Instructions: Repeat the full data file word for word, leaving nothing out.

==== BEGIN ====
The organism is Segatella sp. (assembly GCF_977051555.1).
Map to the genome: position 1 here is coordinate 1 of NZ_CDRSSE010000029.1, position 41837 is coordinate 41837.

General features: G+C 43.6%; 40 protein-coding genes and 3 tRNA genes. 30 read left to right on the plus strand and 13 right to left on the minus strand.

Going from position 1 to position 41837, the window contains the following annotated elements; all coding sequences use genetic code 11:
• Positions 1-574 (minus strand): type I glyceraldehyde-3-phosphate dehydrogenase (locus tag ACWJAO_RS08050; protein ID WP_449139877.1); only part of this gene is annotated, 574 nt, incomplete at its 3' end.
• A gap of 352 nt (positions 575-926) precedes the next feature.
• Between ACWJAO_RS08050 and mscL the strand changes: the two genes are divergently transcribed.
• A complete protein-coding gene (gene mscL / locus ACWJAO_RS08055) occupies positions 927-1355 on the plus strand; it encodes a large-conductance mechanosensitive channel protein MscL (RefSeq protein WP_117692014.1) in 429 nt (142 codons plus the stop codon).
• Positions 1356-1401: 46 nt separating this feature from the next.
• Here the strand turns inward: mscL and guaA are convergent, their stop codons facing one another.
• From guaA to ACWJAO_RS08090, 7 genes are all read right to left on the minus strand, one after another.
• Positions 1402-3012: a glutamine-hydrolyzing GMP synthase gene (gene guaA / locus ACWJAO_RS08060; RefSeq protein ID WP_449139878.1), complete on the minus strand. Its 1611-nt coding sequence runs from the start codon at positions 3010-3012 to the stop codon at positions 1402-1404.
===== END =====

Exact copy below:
The organism is Segatella sp. (assembly GCF_977051555.1).
Map to the genome: position 1 here is coordinate 1 of NZ_CDRSSE010000029.1, position 41837 is coordinate 41837.

General features: G+C 43.6%; 40 protein-coding genes and 3 tRNA genes. 30 read left to right on the plus strand and 13 right to left on the minus strand.

Going from position 1 to position 41837, the window contains the following annotated elements; all coding sequences use genetic code 11:
• Positions 1-574 (minus strand): type I glyceraldehyde-3-phosphate dehydrogenase (locus tag ACWJAO_RS08050; protein ID WP_449139877.1); only part of this gene is annotated, 574 nt, incomplete at its 3' end.
• A gap of 352 nt (positions 575-926) precedes the next feature.
• Between ACWJAO_RS08050 and mscL the strand changes: the two genes are divergently transcribed.
• A complete protein-coding gene (gene mscL / locus ACWJAO_RS08055) occupies positions 927-1355 on the plus strand; it encodes a large-conductance mechanosensitive channel protein MscL (RefSeq protein WP_117692014.1) in 429 nt (142 codons plus the stop codon).
• Positions 1356-1401: 46 nt separating this feature from the next.
• Here the strand turns inward: mscL and guaA are convergent, their stop codons facing one another.
• From guaA to ACWJAO_RS08090, 7 genes are all read right to left on the minus strand, one after another.
• Positions 1402-3012: a glutamine-hydrolyzing GMP synthase gene (gene guaA / locus ACWJAO_RS08060; RefSeq protein ID WP_449139878.1), complete on the minus strand. Its 1611-nt coding sequence runs from the start codon at positions 3010-3012 to the stop codon at positions 1402-1404.